Having your own space is the ultimate luxury but, whether renting or buying, we don’t live in isolation: everybody needs good neighbours. Here are a few hints and tips it may be worth remembering to help live happily ever after.
Say hello! The proverbial, clichéd cup of sugar could in fact be the perfect ice-breaker. Often cited as a condition of modern life, it is now entirely possible to live next door to someone for months and never really know them. So make the effort to be friendly, a smile goes a long way and can be a great foundation – although it is never too late to start.
Being considerate will always help. Tell them if you are having a housewarming or perhaps just celebrating the end of the week. Even if you choose not to invite them, a note through their door may save an awkward late-night conversation. Likewise, let them know about renovations or building work, anything which will impinge upon them.
No one likes to admit it, but it’s worth acknowledging you too might upset your neighbours. Try as you might, it may be near impossible to quiet your teething child from screaming into the night. Be a little emphatic, in case you too need some sympathy one day.
Don’t judge too quickly. When the garden is a mess and the rubbish is piled high, it is irritating, but maybe there is a good reason. Circumstances from illness to bereavement, and everything in between, can stop us in our tracks and make cleaning a distant concern.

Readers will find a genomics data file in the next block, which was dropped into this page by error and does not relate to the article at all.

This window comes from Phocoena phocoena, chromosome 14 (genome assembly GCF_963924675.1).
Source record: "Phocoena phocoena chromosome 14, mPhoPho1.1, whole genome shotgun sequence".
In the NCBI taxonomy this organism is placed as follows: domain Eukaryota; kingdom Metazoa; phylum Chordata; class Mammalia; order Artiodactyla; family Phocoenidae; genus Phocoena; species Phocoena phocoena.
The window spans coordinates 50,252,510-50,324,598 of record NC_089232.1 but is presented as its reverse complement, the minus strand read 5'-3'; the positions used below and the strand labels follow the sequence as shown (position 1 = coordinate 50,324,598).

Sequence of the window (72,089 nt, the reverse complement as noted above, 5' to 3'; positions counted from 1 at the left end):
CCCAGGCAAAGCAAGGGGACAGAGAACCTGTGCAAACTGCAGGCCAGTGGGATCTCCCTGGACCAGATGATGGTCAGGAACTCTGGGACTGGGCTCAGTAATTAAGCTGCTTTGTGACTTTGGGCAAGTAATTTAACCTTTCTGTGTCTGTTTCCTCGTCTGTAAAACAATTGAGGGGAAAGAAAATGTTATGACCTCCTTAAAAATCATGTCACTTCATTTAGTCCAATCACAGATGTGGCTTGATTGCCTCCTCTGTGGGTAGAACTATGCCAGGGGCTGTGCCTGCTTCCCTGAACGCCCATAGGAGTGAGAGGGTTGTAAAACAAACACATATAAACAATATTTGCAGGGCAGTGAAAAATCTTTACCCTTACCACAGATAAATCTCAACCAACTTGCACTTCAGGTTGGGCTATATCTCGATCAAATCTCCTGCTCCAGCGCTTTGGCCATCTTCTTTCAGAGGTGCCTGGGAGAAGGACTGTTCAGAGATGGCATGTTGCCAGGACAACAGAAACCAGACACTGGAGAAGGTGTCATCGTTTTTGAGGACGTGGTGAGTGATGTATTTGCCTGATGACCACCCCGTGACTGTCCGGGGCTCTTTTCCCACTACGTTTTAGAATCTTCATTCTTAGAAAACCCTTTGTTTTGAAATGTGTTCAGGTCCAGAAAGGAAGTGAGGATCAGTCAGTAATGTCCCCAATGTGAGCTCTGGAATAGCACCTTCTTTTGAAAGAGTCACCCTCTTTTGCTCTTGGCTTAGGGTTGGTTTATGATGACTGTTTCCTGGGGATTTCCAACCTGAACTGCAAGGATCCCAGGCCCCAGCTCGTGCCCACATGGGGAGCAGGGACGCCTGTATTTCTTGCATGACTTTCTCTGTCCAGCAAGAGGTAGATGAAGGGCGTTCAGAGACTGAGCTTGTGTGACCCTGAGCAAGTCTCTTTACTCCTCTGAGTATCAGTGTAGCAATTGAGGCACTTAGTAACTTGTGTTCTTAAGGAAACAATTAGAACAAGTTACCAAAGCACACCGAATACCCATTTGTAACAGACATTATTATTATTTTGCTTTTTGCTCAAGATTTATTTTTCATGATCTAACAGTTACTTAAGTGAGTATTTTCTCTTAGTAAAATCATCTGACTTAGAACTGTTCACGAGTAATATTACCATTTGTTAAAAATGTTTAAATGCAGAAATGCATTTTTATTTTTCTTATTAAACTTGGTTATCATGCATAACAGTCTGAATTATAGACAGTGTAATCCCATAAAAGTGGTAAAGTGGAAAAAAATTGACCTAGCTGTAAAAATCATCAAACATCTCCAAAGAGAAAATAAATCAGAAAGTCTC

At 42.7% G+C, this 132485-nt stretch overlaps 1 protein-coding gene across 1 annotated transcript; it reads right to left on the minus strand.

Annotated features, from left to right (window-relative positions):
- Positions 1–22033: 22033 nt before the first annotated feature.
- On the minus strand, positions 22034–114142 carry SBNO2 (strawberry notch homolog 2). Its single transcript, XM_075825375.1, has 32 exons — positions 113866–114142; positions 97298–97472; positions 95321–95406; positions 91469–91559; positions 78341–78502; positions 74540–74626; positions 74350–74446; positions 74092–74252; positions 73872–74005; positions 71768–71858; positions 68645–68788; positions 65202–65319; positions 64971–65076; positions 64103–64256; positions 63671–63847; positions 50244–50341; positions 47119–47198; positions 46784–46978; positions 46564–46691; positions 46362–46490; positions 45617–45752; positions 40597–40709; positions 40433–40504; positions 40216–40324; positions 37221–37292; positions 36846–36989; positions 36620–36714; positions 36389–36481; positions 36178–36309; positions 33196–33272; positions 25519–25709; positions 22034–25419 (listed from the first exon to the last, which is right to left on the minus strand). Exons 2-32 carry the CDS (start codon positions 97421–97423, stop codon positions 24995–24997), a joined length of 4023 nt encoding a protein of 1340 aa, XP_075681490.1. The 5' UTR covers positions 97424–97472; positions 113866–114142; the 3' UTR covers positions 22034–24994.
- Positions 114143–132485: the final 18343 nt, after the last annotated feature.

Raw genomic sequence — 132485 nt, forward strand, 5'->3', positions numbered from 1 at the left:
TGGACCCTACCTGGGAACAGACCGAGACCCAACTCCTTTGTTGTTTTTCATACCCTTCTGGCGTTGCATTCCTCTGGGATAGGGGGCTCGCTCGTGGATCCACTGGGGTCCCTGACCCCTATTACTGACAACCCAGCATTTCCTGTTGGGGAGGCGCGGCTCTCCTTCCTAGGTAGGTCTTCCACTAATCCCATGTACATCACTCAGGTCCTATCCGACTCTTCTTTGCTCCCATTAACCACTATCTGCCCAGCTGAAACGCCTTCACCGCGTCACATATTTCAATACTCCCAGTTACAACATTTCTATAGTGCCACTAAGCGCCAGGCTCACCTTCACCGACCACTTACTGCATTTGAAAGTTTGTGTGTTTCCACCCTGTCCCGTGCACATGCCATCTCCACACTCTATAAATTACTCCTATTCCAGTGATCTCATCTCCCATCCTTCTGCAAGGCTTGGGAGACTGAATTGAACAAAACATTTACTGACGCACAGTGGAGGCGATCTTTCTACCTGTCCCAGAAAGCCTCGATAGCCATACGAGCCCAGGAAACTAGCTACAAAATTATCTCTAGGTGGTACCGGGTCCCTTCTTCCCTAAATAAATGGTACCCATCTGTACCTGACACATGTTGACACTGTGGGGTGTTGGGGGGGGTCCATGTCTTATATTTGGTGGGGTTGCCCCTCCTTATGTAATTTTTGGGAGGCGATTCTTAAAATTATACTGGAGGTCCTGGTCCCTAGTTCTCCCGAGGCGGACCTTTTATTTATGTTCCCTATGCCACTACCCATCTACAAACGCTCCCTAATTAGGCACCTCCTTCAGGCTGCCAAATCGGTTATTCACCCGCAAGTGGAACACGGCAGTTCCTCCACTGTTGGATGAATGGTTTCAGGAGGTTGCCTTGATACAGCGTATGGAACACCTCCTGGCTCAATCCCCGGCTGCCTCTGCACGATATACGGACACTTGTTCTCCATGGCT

Think before you speak. When their cat likes to use your perfectly manicured grass as a lavatory, maybe they aren’t aware of how you feel? Perhaps they think you love their pet dearly and are happy to share your garden with them. Explaining how you feel is sometimes necessary, and the rule is to stay calm. This is a good example because it raises difficult questions: who is to blame? Are your protests reasonable? What can your neighbour really do? Using carefully considered words in a measured tone might just save you some strife.
Escalating the problem. Sometimes it is necessary to report incidents to landlords or authorities. Keeping a diary of what has happened will mean accuracy and detail, recording may benefit you in the long run, and you don’t need to use it if your issues are resolved.
Be prepared to seek advice. Sadly, friendly negotiations aren’t fool proof. There are mediation services available and the Citizens Advice Bureau would be a great starting point on how to escalate your concerns where necessary. At this point, being aware of your rights, boundary lines, tenancy agreement and so on would be very valuable.
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